Lt Gen Vijay Oberoi (retd)
Former Vice-Chief of Army Staff
It was heartening to hear from the Prime Minister during his Independence Day speech that there is a dire need for a joint culture for the armed forces. He announced that a CDS will be appointed soon. The PM’s statement is both timely and appropriate as so far, joint endeavours have remained a cosmetic exercise, despite their virtues. The appointment of just a CDS, without a comprehensive plan of making the armed forces truly joint will be meaningless. Hopefully, such plans exist, but if they are non-existent, immediate action is needed to make them.
The demand for becoming fully joint goes back to our days of Independence when we had set up the first of its kind joint academy, viz NDA, to train the officers of the three services. The demand was repeated a number of times thereafter, specifically after each war. However, it was after the recommendations of the Kargil Review Committee and the Group of Ministers (GoM), headed by the then Deputy Prime Minister, in the NDA-I government in 2001 that it was formally approved.
As the then Vice-Chief of Army Staff, I had dealt with these historic changes in detail and was involved not only in the finalisation of the recommendations of the GoM, but also in detailed working out of structures, organisations, financial powers and systems for implementation, with my counterparts in the Navy, Air Force and others. The need now is to implement the PM’s decision post haste, as many naysayers, both within and outside the services, will still try to abort it with inane and meaningless arguments.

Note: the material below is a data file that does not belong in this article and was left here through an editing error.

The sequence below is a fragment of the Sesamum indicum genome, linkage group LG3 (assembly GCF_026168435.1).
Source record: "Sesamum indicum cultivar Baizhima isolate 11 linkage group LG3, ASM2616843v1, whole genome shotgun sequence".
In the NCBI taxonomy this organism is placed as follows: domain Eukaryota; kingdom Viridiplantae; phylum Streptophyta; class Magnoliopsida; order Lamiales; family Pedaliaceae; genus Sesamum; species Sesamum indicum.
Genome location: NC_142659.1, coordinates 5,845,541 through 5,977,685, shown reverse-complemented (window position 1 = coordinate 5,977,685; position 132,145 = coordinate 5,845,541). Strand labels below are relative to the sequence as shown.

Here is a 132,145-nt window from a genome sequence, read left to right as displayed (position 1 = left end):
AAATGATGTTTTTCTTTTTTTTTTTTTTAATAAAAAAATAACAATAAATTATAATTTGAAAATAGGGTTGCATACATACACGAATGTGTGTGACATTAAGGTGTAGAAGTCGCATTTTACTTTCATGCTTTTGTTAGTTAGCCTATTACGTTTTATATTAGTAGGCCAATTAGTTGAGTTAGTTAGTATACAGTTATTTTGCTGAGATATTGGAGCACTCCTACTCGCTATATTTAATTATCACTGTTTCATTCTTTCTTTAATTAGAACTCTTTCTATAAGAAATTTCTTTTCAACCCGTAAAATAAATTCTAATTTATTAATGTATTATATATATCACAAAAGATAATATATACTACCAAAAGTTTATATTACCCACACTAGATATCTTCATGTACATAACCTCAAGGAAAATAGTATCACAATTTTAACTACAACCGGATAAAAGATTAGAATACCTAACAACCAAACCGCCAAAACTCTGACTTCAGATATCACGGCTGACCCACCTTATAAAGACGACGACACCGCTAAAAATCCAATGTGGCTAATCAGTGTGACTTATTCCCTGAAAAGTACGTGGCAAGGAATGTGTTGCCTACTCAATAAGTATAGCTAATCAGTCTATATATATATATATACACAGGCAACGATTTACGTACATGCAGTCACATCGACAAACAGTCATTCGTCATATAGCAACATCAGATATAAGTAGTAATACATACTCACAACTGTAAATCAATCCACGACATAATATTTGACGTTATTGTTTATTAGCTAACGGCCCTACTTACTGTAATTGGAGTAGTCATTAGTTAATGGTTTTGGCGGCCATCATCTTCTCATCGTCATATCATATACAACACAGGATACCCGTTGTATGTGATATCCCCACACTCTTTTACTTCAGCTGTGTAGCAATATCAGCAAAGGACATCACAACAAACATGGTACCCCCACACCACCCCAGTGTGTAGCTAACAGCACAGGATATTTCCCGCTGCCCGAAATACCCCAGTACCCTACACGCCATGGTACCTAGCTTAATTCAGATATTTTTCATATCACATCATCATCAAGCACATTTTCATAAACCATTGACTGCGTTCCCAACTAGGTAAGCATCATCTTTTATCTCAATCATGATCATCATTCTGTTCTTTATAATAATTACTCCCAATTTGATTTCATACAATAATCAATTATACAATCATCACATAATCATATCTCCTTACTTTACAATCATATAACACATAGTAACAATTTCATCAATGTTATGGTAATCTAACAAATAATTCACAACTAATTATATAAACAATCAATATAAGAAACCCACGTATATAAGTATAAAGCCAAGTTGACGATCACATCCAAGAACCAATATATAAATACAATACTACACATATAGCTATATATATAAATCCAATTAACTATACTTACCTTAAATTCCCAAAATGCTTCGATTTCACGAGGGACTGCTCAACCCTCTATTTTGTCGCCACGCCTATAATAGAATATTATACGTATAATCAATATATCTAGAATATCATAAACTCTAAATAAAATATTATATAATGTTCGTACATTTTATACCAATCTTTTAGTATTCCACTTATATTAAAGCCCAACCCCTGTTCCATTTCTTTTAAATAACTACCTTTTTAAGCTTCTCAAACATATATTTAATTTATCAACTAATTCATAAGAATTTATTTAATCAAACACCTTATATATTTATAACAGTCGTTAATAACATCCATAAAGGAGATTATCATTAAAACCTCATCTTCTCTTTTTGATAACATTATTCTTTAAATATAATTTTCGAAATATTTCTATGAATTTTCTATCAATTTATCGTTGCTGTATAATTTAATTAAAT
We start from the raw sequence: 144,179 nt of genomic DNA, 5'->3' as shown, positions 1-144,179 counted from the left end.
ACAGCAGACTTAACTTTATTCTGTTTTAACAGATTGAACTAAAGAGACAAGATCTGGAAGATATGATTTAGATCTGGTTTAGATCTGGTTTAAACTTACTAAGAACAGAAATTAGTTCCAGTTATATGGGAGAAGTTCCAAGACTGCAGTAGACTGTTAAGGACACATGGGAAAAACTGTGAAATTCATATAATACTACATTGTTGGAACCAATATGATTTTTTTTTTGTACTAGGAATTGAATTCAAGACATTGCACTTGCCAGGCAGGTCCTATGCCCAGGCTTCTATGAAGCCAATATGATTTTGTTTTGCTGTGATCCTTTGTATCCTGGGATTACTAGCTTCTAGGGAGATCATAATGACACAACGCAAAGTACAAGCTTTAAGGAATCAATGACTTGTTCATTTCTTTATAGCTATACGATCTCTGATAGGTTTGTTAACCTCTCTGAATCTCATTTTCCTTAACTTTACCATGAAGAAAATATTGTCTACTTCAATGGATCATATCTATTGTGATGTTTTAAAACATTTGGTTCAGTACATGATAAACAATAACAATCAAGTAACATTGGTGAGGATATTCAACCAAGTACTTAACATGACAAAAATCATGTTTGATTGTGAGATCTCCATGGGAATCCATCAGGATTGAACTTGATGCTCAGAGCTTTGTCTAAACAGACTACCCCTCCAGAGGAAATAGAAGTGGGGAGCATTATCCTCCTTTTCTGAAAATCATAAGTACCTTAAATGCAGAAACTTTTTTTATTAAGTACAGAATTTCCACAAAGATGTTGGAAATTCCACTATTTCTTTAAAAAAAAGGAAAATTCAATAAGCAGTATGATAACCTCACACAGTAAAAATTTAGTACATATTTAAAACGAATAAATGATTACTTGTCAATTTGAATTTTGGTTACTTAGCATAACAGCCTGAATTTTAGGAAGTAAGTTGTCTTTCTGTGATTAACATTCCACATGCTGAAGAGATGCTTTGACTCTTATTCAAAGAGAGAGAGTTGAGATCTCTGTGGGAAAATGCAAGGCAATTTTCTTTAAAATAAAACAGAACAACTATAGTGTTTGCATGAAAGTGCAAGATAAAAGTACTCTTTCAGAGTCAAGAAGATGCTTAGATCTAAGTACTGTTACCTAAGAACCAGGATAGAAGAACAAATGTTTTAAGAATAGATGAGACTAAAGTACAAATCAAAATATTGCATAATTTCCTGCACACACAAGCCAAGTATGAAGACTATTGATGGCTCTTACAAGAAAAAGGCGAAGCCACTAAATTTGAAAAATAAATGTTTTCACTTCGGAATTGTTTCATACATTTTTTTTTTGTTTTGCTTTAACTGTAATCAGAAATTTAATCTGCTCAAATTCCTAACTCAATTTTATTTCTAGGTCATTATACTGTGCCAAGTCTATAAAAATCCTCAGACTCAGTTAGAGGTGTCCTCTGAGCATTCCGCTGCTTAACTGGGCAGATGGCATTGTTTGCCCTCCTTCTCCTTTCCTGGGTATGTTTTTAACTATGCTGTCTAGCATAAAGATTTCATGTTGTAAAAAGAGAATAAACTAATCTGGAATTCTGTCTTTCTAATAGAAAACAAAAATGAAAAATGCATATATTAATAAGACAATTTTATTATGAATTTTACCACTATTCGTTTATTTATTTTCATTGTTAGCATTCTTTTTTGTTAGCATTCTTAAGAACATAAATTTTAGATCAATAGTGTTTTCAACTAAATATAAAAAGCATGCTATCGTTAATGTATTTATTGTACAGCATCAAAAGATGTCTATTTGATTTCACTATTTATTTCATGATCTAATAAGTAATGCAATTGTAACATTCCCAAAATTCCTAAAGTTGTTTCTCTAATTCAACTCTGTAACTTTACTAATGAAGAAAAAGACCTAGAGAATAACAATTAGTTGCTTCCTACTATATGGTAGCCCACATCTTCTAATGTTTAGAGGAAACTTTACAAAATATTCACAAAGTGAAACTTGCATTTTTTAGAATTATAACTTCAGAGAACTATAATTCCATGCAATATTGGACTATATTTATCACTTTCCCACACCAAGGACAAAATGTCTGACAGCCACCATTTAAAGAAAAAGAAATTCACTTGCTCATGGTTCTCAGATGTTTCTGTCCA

We must visualise the CDS not as just another appointment in the higher defence structure, but as the head of an entire ecosystem, which should be set up simultaneously or soon after appointing a CDS, so that the PM’s directions for joint systems, as a precursor of change, are fully met. The CDS must have maximum powers, including of funds.
Fortunately, we already have an integrated defence headquarters, albeit not fully operational, in the absence of a head. Other actions that should commence simultaneously or earlier are the total integration of the MoD; detailed plans for setting up theatre commands, without which the CDS has little meaning; the reduction of tasking and activities of MoD and service headquarters; and the shifting of more tasks and manpower from the latter to joint entities.
In sum, when the full system is in place, the truncated MoD will be akin to an enlarged secretariat of the Defence Minister; and present service chiefs would look after only manpower, equipment and pre- and post-entry training for all ranks.
Theatre commands are the key to transforming the armed forces as joint forces. We have only one theatre command at present, viz the Andaman & Nicobar Command, and one specified command, viz the Strategic Forces Command. Three other much smaller ones are in various stages of being set up. These are the Cyber, Space and Special Forces (the latter has unfortunately been downgraded to a division, although future wars demand more special forces).
Based on operational considerations, a time-bound plan must be made as to the number of theatre and specified commands the nation needs. Forming them will thereafter be graduated, in accordance with the broad time-frame; infrastructure requirements; availability of funds; manpower and their training and equipping; and many other related issues will need to be considered.